Any spicy chile-infused salt will do. The best alternative to the lemon salt is to take a totally different tack with the faintly acidic, aromatic crystals of Pinot Noir Sea Salt. Alternately, any plain coarse flake salt, such as Achill Island Sea Salt, Cornish Flake Sea Salt, Maldon Sea Salt, Hana Flake Salt, Jacobsen Flake, Cyprus Silver Flake Sea Salt, or Halen Môn Silver Flake Sea Salt will do.

Roasted Lobster with Vanilla Salt and Smoky Scotch Butter


Roasting on a bed of fragrant vanilla and maple-smoked salts infuses lobster with lovely aromas of both tropical paradise and northern Atlantic ruggedness. The collision of these remote lands on your palate is fantastic. Dipping each bite in a butter bath of syrupy, smoky Scotch doesn’t hurt either. One important tip: The way you kill a lobster affects the texture and flavor of its meat dramatically. Sorry to bring it up. If a lobster experiences stress shortly before dying, glycogen stores in its muscles (part of what makes its meat taste sweet) get used up and the resulting cooked lobster has much less flavor than one that dies relaxed. That’s why the recipe tells you to stroke the lobsters’ swimmerets along the underside of the body. I know it feels a bit kinky, but you will see the lobster visibly relax each time you touch its little flippers. And that single act of kindness makes all the difference.

2 (1¼ to 1½-pound) live lobsters

2 tablespoons Taha’a Vanilla Salt, divided

2 tablespoons Sugar Maple Smoked Sea Salt, divided

1 tablespoon olive oil

4 tablespoons unsalted butter, divided

1 shallot, finely chopped

¼ cup smoky Scotch (preferably Laphroaig 10-year)

½ teaspoon freshly ground black pepper

Place a roasting pan large enough to hold the lobsters in an oven and preheat the oven to 450°F.

One at a time, sedate the lobsters by stroking their swimmerets from the tail toward the head; the lobsters should visibly relax. Put them on their bellies, laying the tail section out flat. To kill them, stab them right behind the head, in the seam where the two shells meet. Wiggle the knife back and forth a bit to make sure you have severed the brain from the nerve ganglia. Crack the claws using the back side of a large knife or a hammer.

Sprinkle 5 teaspoons vanilla salt and 2½ teaspoons smoked salt in the bottom of the hot roasting pan. Put the lobsters on top and drizzle with the olive oil. Roast until red, about 15 minutes. Cool for 10 minutes, or until cool enough to handle.

While the lobsters are resting, melt 1 tablespoon of butter in a small skillet over medium heat. Add the shallot and sauté until translucent, about 3 minutes. Add the Scotch and reduce by half. Decrease the heat to low and swirl in the remaining 3 tablespoons of butter. Season with the remaining 1 teaspoon vanilla salt, remaining ½ teaspoon smoked salt, and pepper.

Serve the lobsters with shellfish crackers (or pliers) to disassemble the shells and small forks to help get to the meat. Serve the Scotch butter on the side for dipping.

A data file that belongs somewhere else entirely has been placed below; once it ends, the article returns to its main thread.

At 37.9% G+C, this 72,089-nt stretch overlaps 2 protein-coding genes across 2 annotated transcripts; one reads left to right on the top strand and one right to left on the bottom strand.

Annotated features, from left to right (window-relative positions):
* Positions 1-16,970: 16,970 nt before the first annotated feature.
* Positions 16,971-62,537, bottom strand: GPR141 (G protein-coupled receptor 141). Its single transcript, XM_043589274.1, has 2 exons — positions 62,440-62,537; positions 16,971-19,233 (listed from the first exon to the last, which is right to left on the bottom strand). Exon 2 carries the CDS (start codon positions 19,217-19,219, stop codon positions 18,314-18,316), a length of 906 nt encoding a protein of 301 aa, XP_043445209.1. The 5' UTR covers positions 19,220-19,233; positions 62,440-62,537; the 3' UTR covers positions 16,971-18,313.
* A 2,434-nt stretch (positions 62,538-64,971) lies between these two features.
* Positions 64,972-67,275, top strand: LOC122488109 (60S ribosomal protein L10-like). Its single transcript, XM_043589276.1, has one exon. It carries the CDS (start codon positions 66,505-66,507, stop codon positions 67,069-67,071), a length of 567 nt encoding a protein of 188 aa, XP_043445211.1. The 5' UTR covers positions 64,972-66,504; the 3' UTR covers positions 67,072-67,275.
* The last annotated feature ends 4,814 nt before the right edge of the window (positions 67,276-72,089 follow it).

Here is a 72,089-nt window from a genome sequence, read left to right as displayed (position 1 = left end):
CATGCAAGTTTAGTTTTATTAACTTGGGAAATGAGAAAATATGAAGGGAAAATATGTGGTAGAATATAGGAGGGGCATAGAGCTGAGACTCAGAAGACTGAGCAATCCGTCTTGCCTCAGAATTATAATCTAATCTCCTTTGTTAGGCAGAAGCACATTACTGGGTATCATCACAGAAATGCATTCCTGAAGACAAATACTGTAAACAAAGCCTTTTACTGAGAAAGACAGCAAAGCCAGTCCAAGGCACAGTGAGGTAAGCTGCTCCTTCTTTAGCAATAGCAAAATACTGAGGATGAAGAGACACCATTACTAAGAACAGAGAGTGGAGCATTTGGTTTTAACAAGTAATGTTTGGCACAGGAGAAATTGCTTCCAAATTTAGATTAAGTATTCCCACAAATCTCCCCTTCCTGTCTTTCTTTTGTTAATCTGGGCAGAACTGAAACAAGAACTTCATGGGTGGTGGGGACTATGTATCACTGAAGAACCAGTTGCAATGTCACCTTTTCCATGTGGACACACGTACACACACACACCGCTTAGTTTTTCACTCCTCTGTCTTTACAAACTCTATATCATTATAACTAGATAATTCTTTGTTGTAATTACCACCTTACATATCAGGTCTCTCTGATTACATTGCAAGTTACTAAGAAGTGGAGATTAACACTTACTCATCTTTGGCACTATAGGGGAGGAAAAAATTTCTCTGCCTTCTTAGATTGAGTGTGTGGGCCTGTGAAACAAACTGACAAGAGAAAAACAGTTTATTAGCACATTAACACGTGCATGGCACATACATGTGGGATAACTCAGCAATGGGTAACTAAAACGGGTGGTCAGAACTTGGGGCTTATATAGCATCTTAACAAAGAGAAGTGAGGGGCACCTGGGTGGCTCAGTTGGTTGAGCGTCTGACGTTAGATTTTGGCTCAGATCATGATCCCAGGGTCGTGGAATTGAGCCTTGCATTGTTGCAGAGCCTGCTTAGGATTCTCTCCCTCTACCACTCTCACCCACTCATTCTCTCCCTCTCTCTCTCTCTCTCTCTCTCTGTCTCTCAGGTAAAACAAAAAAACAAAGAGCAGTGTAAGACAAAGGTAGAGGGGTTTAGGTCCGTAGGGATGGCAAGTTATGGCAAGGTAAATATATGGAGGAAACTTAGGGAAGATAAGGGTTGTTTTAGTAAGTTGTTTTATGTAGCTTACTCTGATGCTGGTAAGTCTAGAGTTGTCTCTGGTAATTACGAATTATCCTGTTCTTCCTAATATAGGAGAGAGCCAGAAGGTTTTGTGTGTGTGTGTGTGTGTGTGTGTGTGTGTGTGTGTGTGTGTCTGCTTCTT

DIY Vanilla Salt: If no ready-made vanilla salt is on hand, slit a vanilla pod and scrape the seeds into 2 tablespoons of any coarse, moist sea salt, such as sel gris. Or bring some of the briny American Northeast to the table with Maine Sea Salt, Eggemoggin Reach Salt, North Fork Sea Salt, or Outer Banks Sea Salt.

Raw Oysters in a Shallot Sea


The effect of salt on raw oysters is immediate. Returning them to the brine from which they came, the oysters perk up and plump as soon as the salt crystals make contact. Salt at the very last moment. You want to salt and gulp, salt and gulp. With oysters, the salt of choice is Shinkai Deep Sea, for its moist, delicate crystal and assertive minerality.

½ cup dry vermouth

2 medium shallots, minced

1 tablespoon red wine vinegar

12 briny oysters (such as Totten, Kumamoto, or Olympia from the West Coast, or Pemaquid, Blue Point, or Belon from the East Coast), shells scrubbed

1 teaspoon cracked black peppercorns

Salt block or platter, chilled, for serving

Several pinches Shinkai Deep Sea Salt

Combine the vermouth and shallots in a medium skillet. Boil over high heat until the liquid is reduced by half. Remove from the heat, stir in the vinegar, and set aside to cool while you prepare the oysters.

Put the oysters on a rimmed sheet pan and freeze for about 10 minutes, which will make them easier to open. To open, cover your nondominant hand with a folded towel or protective glove and hold the oyster, flat side up, in that hand. With your other hand, press a solid, dull knife (such as an oyster knife) between the hinged ends of the shells to pop the shells apart. Or use the pointed end of a beer can opener in the hinge and pry it open. Run a knife along the inside of the top shell to cut the meat from the shell, and then remove the top shell. Run the knife under the oyster to detach it from the bottom shell, but leave the oyster nestled in the shell. The liquor from fresh oysters should be clear. Pick out any shards of shell that might have broken loose during shucking.

Add the peppercorns to the shallot mixture.

Arrange the oysters on the chilled salt block. Spoon enough of the shallot mixture onto each oyster to fill the shell. Top each with a small pile of Shinkai salt. Slide an oyster, salt, and sauce from the shell into your mouth. Repeat with the remaining oysters.


Full Moon Shio, Jigen No Moshio, or another superfine shio is ideal, but finely ground mineral-laden traditional salts like Popohaku Opal Sea Salt, Cuor di Trapani Sea Salt, and Sel Marin de Noirmoutier are options.